If one even takes a quick glance over the events that caused enormous amount of violence and bloodshed in the 20th century, the totalitarian regimes ruled by staunch atheistic rulers top the list. From the dreadful rule of Stalin which saw millions perish under his oppressive state policies to an equally despotic rule of Pol Pot that made the Khmer Rouge the worst possible nightmare to live in, religion was nowhere in the picture. If we have to push it further to different strands of terrorist activities, the claim of religion being the root cause of all evil falls flat on its face. Professor Robert Pape, during the initial years of this decade came out with a research paper titled “The strategic logic of suicide” which was a detailed study of the logic behind all the suicide terror attacks since 1980. The results were baffling only to the bigots and religious polarisers. The basic argument was that acts like these are systematic attempts in coercing the values liberal democracies stand for, which in return stand a strong chance for realising territorial concessions. The group that forms a perfect example to this study was the most fearsome organisation called the LTTE in Sri Lanka, heavily swayed by a distinct Marxist/Leninist ideology. If one has to couple these acts of terror with the numerous ethnic clashes, civil wars and political battles that end up having an egregious statistic called “collateral damage”, terrorist acts driven purely by religion come down to a small fraction of them all. The stumbling block in realising the history and the myriad ways of discerning the logic of terror remains the myopic viewing of “terrorism” itself.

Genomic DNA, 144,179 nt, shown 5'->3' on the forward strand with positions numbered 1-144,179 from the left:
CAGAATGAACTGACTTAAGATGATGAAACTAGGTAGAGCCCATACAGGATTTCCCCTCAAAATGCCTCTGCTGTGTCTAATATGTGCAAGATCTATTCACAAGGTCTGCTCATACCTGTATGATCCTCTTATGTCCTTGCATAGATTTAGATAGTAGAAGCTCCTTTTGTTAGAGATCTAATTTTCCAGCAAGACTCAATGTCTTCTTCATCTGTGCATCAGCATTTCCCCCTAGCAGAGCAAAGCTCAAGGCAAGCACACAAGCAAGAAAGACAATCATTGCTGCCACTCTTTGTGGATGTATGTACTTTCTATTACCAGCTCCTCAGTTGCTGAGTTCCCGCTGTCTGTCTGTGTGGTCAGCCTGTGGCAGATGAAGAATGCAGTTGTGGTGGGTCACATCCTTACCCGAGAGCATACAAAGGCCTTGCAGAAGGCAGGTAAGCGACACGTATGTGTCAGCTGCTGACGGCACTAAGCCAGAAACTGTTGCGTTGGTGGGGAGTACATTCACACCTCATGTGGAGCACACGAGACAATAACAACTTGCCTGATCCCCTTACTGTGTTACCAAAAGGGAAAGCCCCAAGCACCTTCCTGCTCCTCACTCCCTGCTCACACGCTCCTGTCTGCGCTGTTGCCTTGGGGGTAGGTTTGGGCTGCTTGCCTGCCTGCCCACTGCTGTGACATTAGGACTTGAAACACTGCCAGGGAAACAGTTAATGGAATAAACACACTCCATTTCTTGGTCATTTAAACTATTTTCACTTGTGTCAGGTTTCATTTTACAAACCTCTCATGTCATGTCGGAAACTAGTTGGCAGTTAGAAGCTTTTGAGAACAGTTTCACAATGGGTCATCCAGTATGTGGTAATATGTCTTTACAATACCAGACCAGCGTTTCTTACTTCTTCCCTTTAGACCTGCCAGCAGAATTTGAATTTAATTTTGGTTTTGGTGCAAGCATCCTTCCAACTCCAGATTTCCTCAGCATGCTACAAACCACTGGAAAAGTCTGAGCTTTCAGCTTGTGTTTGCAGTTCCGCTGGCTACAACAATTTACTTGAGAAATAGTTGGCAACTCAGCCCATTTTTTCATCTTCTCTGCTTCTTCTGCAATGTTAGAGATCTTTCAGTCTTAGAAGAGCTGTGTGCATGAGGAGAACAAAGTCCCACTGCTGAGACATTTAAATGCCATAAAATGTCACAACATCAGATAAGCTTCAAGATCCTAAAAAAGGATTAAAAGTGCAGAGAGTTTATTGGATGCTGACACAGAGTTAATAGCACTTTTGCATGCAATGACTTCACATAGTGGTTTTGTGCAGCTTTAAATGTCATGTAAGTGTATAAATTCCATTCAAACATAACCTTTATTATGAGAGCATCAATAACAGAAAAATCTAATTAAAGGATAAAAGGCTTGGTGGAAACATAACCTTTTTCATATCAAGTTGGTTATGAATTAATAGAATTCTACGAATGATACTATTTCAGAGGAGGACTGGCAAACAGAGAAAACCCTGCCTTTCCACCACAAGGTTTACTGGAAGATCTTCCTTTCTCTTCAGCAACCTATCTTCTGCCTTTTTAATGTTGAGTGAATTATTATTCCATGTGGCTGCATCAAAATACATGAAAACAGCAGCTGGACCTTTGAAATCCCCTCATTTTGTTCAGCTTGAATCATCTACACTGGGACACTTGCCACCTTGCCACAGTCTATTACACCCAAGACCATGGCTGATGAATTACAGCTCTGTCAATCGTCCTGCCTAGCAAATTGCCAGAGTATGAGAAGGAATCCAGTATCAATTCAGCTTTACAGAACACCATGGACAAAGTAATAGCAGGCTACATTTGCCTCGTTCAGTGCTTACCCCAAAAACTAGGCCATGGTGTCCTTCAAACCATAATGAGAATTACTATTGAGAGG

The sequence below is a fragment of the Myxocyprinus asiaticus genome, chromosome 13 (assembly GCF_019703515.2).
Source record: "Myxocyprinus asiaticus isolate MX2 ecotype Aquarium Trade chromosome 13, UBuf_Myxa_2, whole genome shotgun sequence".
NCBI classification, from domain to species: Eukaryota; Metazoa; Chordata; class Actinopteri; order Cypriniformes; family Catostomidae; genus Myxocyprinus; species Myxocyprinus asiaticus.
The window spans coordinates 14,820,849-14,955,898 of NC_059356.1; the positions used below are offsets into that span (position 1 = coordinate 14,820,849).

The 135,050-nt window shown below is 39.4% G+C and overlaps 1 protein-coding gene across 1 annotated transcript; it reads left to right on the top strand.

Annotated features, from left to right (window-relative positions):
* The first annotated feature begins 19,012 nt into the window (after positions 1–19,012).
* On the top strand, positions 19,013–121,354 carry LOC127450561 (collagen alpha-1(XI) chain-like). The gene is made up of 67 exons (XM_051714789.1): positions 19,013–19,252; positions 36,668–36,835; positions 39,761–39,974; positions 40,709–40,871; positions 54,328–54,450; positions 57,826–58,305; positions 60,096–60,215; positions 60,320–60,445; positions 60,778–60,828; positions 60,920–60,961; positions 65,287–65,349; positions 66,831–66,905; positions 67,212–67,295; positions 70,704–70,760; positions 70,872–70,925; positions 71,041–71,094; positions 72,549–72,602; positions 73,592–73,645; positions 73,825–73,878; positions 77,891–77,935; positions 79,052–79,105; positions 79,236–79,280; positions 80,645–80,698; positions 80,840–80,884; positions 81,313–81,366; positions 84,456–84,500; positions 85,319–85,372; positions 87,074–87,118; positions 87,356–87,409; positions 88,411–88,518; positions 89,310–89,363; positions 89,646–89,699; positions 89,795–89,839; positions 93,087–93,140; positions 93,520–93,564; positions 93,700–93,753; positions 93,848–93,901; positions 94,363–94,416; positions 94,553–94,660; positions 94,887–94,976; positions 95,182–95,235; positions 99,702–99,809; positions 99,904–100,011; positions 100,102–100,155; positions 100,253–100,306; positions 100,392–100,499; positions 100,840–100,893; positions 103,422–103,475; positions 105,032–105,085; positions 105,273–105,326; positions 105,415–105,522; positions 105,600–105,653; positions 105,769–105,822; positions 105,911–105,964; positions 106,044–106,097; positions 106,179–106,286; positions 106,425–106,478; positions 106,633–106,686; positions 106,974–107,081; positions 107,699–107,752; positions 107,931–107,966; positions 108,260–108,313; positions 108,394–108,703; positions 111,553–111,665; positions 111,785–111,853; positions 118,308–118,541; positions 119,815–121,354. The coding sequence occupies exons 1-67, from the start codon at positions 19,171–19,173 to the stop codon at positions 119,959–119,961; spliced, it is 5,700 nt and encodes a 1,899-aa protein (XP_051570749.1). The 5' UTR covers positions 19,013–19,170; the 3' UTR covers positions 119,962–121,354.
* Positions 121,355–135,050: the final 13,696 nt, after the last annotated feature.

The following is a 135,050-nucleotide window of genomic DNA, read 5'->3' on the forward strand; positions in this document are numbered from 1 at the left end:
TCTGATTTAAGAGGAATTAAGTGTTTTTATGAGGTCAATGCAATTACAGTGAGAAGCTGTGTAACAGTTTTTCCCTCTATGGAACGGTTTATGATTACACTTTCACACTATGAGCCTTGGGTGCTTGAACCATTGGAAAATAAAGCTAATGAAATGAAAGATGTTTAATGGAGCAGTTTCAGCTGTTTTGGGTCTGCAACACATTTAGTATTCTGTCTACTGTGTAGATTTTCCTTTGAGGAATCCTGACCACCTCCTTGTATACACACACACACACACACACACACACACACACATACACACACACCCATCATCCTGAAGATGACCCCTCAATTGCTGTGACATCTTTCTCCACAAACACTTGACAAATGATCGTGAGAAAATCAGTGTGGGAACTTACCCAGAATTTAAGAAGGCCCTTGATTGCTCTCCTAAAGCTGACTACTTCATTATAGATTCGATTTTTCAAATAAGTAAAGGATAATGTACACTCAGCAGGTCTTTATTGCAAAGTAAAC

Orlando, Bataclan theatre in Paris, Brussels airport, London 7/7 are all termed as terror acts. There is no gainsaying the fact that they indeed were so. At the same time, it becomes incredibly callous on our part to highlight only those acts which focus on sheer numbers, the magnitude of the attack, its spectacular nature and most importantly, its association with a particular religion which happens to propagate it. What this does is that it naturalizes other killings and murders especially of the recent past as mere aberrations, as incidents which were violent and brutal but not acts of terror. This sort of a bigoted mentally gets amply clear when the recent killing of the British MP Jo Cox does not get termed as a ‘terrorist act’. We live in a world where a person crying Allahhu Akbar before shooting someone is immediately termed as a terrorist and a far rightwing supporter driven by a deeply entrenched xenophobic belief , kills someone while saying “Leave Europe” never gets seen in the conventional frame of terrorism.
Raza Aslan, a scholar of comparative religions, has spiritedly come to the defence of religion in our everyday lives. According to him, religion remains to be only a symbol or a metaphor in expressing one’s core values and beliefs. By acting as a signpost, all it does is to express oneself with the help of a set of signs which a person can relate to. It acts as a cultural identity in the modern world, which is distinct than the way it was understood in the medieval ages. To conflate religion with culture has also been a prime factor in reifying the existing simplistic discourse that puts the blame squarely on religion. We should all realize that it is political goals like nationalism, patriotism and motley forms of strategic logics that propels the fanatics to perform such dastardly acts. Hooligans and scaremongers along with a group of atheists who most of the time like to ridicule the rationale of religion in the modern world, inadvertently as it may seem, fuel this polarising debate. They unfortunately find themselves on the same page along with the xenophobes, homophobes and the sectarians. Religion seen as someone’s contempt getting translated as the fear of the “other” only distorts the larger picture. Politics stands vindicated even before a fair trial.
Suraj Kumar Thube is currently pursuing his MA in Political Science from Jamia Millia Islamia, New Delhi. He is interested in Indian politics and Indian political thought. He spends most of his time reading books, playing football and listening to Hindustani classical music.